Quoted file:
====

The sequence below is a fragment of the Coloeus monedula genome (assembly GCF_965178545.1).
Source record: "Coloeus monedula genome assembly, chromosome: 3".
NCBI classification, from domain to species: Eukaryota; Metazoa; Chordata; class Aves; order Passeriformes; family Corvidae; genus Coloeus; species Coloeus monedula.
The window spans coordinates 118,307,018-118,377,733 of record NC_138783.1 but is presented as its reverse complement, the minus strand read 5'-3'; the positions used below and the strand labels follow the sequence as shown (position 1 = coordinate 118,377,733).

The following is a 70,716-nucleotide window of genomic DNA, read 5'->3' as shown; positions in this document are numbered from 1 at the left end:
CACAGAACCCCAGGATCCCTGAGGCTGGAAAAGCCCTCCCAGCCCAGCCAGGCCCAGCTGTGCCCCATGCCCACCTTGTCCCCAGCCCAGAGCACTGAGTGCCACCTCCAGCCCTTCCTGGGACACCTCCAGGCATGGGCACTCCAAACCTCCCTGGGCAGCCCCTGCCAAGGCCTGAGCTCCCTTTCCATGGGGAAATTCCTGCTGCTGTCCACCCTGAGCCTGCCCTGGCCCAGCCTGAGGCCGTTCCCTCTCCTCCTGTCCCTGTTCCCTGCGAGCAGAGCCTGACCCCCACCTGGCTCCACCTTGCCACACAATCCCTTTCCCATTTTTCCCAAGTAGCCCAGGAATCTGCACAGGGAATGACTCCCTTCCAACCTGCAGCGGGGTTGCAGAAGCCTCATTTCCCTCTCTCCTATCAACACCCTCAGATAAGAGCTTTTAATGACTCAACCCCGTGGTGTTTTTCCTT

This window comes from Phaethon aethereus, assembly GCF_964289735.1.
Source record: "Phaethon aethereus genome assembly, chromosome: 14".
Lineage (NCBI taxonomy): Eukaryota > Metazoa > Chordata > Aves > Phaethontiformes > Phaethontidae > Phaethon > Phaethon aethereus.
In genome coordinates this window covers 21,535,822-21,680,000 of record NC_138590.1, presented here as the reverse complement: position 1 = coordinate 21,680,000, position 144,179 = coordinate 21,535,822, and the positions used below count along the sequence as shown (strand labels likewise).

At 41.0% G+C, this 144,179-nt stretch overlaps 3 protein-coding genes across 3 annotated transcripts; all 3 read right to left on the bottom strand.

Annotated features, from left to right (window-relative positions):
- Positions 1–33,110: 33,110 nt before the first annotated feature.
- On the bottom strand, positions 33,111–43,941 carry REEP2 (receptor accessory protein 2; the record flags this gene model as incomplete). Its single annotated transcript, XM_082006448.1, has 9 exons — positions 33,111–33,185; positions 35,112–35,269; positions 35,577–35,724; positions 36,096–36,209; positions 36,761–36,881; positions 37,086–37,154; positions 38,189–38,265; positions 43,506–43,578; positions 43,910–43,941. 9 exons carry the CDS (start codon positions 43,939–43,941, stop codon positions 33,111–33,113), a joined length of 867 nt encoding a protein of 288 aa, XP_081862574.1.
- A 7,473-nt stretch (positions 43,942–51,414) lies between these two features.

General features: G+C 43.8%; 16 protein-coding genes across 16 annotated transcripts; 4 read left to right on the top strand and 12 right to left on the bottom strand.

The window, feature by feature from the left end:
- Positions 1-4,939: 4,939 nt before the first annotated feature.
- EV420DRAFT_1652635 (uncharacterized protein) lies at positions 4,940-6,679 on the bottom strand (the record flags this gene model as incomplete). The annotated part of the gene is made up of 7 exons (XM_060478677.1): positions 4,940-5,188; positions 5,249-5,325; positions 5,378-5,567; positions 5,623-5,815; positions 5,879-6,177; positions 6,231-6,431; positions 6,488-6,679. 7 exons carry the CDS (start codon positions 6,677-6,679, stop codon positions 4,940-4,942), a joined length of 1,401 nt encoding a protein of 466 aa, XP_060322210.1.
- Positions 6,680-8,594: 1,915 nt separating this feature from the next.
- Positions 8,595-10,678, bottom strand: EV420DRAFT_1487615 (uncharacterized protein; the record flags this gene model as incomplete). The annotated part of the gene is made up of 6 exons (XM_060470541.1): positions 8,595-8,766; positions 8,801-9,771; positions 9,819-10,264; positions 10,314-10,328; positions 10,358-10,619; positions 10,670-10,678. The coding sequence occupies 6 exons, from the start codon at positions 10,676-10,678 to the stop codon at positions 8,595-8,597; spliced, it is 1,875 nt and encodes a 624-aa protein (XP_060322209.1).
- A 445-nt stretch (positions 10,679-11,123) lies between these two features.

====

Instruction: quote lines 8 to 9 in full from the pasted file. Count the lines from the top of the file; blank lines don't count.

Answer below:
Source record: "Phaethon aethereus genome assembly, chromosome: 14".
Lineage (NCBI taxonomy): Eukaryota > Metazoa > Chordata > Aves > Phaethontiformes > Phaethontidae > Phaethon > Phaethon aethereus.